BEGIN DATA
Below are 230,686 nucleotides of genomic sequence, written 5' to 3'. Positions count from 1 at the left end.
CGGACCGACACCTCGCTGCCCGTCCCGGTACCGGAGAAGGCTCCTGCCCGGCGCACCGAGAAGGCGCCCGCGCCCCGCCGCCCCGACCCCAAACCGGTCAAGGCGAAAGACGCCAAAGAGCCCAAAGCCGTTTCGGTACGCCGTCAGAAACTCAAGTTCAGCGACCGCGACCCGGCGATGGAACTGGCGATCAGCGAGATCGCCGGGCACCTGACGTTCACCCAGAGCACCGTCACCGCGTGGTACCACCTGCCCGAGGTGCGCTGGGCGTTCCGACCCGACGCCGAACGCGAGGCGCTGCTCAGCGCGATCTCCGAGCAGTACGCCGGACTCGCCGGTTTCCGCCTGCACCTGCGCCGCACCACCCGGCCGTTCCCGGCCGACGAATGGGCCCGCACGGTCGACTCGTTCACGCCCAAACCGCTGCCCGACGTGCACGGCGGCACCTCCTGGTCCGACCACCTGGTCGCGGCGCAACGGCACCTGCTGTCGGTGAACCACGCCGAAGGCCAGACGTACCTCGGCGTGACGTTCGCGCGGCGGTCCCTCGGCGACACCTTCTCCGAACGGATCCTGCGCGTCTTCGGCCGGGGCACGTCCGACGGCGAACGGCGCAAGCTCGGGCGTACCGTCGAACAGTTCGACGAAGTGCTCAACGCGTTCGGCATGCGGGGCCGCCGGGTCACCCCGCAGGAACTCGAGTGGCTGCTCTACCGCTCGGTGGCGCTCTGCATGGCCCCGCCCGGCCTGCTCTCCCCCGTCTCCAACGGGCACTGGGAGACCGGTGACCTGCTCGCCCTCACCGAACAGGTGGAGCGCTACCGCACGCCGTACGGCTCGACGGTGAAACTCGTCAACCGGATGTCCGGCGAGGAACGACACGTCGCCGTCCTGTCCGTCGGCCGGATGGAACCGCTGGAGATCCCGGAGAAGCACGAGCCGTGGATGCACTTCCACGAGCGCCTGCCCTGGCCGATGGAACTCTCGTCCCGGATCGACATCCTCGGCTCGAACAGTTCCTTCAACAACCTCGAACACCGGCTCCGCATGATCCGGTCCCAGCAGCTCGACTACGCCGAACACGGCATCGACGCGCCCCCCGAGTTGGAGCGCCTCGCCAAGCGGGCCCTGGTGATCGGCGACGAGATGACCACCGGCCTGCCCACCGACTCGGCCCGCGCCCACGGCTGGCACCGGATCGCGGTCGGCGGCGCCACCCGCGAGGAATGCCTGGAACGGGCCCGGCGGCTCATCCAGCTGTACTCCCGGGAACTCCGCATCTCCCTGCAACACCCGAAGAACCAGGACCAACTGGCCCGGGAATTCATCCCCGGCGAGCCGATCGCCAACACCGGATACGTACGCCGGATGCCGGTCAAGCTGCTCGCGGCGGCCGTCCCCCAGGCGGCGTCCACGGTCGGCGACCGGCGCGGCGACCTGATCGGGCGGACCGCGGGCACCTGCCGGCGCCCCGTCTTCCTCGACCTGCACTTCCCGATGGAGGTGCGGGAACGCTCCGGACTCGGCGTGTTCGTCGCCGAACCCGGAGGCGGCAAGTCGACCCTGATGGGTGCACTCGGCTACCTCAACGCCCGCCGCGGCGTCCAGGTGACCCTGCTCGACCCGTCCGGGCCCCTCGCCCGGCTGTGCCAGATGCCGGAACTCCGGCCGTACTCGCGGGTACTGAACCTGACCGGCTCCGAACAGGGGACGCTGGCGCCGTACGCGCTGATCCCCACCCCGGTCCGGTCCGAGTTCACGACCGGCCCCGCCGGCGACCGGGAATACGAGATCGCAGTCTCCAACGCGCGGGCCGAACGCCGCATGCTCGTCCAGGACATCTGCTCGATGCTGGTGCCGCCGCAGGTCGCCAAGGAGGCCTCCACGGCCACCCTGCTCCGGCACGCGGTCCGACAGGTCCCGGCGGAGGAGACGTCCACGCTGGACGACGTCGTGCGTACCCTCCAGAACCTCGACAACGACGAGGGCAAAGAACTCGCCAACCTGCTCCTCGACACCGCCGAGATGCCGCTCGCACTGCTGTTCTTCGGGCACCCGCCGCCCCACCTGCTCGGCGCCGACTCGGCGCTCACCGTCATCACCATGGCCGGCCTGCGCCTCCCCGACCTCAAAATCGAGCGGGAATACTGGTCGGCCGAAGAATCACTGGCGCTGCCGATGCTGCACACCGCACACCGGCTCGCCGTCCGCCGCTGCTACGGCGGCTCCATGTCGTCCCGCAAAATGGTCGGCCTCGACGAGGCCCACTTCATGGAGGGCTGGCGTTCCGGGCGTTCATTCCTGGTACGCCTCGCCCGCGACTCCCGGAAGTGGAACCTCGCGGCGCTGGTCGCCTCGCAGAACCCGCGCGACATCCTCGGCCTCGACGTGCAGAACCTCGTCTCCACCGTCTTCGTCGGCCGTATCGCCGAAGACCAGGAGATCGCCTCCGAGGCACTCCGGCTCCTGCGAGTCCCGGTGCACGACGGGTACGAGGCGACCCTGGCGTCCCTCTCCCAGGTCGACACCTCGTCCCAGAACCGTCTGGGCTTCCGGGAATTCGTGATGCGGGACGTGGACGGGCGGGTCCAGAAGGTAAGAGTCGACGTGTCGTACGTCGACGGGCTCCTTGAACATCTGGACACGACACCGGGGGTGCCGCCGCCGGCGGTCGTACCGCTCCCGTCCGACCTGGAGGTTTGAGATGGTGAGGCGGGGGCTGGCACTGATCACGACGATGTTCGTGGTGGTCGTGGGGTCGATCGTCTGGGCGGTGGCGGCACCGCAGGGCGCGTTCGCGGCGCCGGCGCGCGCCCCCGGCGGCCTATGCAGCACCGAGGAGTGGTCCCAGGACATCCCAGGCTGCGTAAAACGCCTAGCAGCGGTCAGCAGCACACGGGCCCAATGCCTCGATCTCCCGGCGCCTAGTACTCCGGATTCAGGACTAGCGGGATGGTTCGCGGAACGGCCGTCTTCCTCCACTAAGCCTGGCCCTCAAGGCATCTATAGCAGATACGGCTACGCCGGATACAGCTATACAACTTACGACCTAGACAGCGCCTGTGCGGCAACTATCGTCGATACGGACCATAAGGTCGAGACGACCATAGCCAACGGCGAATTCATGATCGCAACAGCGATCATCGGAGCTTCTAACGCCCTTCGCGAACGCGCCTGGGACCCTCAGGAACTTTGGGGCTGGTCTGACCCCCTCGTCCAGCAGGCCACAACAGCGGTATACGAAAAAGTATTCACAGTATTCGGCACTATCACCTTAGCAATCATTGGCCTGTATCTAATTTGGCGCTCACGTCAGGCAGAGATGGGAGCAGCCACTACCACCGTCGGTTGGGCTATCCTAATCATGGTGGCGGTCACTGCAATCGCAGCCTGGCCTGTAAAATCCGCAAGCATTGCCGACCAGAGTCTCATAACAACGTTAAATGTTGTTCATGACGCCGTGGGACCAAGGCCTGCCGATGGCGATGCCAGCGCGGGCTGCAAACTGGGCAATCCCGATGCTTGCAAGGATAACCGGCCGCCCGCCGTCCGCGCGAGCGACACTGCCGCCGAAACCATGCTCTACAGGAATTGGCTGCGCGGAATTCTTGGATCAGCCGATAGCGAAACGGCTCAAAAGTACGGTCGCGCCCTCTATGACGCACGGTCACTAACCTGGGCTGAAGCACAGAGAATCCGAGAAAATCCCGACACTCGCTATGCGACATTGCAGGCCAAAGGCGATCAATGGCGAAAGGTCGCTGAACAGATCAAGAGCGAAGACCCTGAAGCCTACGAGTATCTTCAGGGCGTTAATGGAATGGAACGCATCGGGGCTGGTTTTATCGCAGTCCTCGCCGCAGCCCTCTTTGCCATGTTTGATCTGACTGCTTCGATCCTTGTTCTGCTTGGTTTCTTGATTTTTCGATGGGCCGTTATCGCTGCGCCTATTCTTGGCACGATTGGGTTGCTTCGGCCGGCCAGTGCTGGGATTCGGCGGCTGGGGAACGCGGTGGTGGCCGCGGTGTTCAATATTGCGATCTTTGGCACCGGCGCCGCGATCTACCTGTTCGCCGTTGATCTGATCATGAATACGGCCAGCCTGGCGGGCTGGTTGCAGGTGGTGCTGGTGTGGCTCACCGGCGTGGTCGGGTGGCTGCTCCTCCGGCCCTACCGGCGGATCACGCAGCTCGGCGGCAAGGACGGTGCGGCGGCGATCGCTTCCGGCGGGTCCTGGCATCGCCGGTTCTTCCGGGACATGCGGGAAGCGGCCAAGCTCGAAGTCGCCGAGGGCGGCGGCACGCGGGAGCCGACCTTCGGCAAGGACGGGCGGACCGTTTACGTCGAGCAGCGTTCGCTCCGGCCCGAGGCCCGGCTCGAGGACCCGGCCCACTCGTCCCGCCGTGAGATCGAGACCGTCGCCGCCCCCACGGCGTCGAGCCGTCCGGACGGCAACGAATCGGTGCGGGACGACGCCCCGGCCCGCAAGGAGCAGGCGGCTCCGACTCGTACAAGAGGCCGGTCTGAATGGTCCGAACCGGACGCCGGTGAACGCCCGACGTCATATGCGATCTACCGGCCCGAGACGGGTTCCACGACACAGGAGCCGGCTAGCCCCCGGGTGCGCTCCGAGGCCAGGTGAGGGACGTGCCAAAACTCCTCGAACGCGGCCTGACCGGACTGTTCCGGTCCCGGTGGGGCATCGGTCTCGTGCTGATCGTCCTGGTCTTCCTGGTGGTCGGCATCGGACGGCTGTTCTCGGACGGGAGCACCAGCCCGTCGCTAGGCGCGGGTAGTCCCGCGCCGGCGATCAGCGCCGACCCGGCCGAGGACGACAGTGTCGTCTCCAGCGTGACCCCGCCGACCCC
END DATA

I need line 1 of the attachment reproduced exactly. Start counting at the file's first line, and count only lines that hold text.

Below are 230,686 nucleotides of genomic sequence, written 5' to 3'. Positions count from 1 at the left end.